Enjoy Winter Wellness
by Kirian Taylor
What we all wish for as the nights draw in is a healthy passage through to the other side of winter, for both mind and body.
Avoid the miseries
Not for us, we hope, the constantly streaming nose, the irritating cough disturbing our nights, the head full of cement… Unfortunately, the bugs have a number of factors on their side.
Viruses aren’t just airborne. They can live for up to 3 days on things like escalator handrails, door handles, coffee cups, drinking glasses and plastic surfaces.1 No wonder they can be so hard to avoid. The virus will then dock on epithelial cells in the nasal cavity and replicate, sparking the unpleasant cold/flu symptoms we know so well.
10% of colds are caused by bacteria2, so even if we escape the viral infection route, there are bacteria out there seeking a landing site on our hapless mucous membranes.
On the plus side, we have Echinacea to relieve the symptoms of colds and flu, as well as upper respiratory tract infections.
But even if you manage to stay cold free, the long dark days have to be faced.
Longing for the sun, plagued by dreary thoughts, and sick of damp greyness, we must wade our way through mounds of misery to the spring. For some, this tortuous journey through the woeful winter calendar is conducive to low mood on a level that can’t be shaken off with a cosy cuppa or a brisk walk. Seasonal Affective Disorder (SAD) Syndrome is thankfully better recognised these days, and there are natural ways of dealing with it.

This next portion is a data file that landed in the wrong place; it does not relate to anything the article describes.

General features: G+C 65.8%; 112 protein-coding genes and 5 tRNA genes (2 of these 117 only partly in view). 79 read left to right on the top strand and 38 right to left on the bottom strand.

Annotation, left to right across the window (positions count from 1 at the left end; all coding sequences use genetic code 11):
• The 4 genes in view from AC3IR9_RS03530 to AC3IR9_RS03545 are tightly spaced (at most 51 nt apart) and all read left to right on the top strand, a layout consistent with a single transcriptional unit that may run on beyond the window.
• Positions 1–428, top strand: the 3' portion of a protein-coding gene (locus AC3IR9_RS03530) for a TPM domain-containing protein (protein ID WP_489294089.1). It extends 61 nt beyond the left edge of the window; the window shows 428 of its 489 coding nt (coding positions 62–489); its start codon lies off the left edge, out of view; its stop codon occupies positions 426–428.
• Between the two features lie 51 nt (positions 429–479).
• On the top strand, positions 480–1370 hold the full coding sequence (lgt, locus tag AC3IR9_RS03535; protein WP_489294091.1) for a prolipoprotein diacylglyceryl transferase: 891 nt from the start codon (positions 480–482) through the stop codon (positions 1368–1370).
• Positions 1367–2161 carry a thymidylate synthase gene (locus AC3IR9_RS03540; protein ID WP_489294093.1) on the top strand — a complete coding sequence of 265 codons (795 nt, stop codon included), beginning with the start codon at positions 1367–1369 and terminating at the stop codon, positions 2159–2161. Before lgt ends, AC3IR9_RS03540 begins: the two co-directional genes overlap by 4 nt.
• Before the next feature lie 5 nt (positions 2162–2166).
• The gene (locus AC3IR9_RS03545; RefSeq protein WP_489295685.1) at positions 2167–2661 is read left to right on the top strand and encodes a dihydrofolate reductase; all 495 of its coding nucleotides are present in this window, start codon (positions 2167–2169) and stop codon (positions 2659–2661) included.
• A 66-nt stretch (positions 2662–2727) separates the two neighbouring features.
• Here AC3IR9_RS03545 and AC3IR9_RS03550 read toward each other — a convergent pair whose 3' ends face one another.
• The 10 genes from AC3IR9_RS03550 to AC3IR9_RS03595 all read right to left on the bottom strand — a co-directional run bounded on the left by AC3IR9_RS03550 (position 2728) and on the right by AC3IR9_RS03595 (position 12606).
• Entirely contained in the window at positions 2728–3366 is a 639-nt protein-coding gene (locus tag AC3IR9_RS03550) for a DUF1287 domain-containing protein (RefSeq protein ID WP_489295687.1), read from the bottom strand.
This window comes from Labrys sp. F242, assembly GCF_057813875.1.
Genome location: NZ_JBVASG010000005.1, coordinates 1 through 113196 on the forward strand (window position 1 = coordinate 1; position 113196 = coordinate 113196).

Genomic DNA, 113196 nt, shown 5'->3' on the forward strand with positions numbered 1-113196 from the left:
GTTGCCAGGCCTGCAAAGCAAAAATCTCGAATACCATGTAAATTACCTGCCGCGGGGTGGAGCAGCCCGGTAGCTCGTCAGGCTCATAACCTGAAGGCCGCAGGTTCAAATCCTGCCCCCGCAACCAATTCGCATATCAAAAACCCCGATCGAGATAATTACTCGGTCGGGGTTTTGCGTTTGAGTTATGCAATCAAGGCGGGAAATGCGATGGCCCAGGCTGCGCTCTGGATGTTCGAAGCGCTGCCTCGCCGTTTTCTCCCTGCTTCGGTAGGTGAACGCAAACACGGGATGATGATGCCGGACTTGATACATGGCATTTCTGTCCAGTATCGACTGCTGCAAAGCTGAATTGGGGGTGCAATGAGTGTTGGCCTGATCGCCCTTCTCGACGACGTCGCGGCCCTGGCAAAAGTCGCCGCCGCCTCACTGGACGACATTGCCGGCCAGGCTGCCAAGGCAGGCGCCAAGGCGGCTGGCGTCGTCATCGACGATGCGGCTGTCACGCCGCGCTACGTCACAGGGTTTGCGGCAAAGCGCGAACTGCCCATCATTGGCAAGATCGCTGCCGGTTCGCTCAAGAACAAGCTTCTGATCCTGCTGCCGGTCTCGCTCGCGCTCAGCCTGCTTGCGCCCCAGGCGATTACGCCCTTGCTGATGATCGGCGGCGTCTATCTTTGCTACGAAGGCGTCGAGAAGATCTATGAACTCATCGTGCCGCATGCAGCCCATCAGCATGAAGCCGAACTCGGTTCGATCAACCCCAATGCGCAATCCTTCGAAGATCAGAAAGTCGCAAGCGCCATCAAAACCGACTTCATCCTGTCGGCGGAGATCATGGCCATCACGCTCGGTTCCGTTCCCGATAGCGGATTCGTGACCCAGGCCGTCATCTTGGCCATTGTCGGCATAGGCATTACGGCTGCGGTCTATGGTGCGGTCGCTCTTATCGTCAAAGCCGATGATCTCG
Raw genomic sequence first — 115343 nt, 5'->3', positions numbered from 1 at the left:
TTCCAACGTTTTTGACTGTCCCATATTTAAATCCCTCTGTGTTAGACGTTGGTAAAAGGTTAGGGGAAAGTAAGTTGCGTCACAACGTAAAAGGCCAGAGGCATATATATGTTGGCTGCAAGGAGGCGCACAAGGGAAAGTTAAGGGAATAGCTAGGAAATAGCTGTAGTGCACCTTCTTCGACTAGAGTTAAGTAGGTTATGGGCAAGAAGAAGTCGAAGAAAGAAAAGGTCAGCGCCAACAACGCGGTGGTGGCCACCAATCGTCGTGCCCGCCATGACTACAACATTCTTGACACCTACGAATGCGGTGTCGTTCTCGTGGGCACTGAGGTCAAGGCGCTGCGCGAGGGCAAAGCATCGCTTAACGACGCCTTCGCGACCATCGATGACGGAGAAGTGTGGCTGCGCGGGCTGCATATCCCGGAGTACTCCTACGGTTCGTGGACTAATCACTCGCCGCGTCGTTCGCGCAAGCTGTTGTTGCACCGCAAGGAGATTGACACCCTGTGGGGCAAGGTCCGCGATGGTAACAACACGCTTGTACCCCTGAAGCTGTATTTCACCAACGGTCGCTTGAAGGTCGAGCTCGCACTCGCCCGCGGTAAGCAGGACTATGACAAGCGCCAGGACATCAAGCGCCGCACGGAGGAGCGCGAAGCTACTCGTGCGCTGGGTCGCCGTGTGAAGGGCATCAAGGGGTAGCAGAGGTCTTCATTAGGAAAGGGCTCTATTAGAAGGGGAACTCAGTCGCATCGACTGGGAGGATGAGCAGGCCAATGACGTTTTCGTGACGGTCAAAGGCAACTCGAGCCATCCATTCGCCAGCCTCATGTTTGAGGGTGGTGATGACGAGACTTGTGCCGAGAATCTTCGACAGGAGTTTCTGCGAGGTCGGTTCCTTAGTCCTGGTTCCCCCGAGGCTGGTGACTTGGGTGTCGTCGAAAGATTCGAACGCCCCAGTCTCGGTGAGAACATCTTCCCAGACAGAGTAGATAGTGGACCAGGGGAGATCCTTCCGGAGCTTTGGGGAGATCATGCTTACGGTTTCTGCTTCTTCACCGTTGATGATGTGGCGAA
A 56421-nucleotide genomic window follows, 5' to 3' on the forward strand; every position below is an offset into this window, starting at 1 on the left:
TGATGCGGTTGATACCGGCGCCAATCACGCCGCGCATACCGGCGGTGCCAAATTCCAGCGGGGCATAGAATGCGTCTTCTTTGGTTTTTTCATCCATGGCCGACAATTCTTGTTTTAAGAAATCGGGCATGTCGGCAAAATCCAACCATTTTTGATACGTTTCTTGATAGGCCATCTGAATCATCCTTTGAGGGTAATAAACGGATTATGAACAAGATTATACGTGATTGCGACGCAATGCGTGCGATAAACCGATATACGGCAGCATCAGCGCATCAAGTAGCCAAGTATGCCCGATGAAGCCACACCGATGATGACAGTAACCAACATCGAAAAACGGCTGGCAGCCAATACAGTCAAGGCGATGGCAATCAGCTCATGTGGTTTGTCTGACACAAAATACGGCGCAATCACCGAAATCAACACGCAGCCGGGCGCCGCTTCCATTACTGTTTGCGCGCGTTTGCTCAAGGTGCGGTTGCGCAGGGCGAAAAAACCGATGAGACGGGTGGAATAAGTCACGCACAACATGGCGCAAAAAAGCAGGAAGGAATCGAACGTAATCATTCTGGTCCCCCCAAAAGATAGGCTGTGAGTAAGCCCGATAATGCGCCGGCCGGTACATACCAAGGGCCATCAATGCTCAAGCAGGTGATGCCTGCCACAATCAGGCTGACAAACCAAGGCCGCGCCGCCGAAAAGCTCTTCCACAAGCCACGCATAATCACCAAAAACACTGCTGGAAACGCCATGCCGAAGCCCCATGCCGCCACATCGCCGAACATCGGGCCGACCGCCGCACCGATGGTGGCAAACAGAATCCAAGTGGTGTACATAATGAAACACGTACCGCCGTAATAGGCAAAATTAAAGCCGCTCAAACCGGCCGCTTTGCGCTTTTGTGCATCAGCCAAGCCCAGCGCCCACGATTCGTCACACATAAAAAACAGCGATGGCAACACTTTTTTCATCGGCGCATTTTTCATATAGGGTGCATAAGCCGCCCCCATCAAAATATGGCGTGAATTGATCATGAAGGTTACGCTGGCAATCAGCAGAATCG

Firstly, some easy lifestyle adjustments:
Avoid caffeine and alcohol, which depress the nervous system. It is ironic that many people turn increasingly to these products when under strain, not realising that they can increase rather than alleviate the problem.
Get outside at least once a day, preferably in daylight. Even if it’s grey daylight, it will help boost your brain chemistry to fight the misery.
Make sure that you don’t turn to junk food and sugar in your lowness of spirit. They don’t contain the nutrients needed by your nervous system, and thus worsen the issues.
Secondly, some supplements to support you through to sunnier days:
Vitamin B complex and the mineral magnesium are both excellent for your nervous system, and are often lacking when misery (and its concomitant disinclination to eat well) strikes because they aren’t present in junk foods or highly processed foods.
Hypericum perforatum (St John’s Wort), is well known and researched for its positive effect on mood.
Hypericum tincture is an excellent way to take this herb, as it absorbs easily into the bloodstream without having to be broken down in the gut (an important point for people who have less than ideal digestion). An interesting point proven by recent research is that Hypericum not only boosts the mood but also alleviates seemingly disparate symptoms that often accompany low mood, such as fatigue, nervous anxiety and tension, headache and insomnia.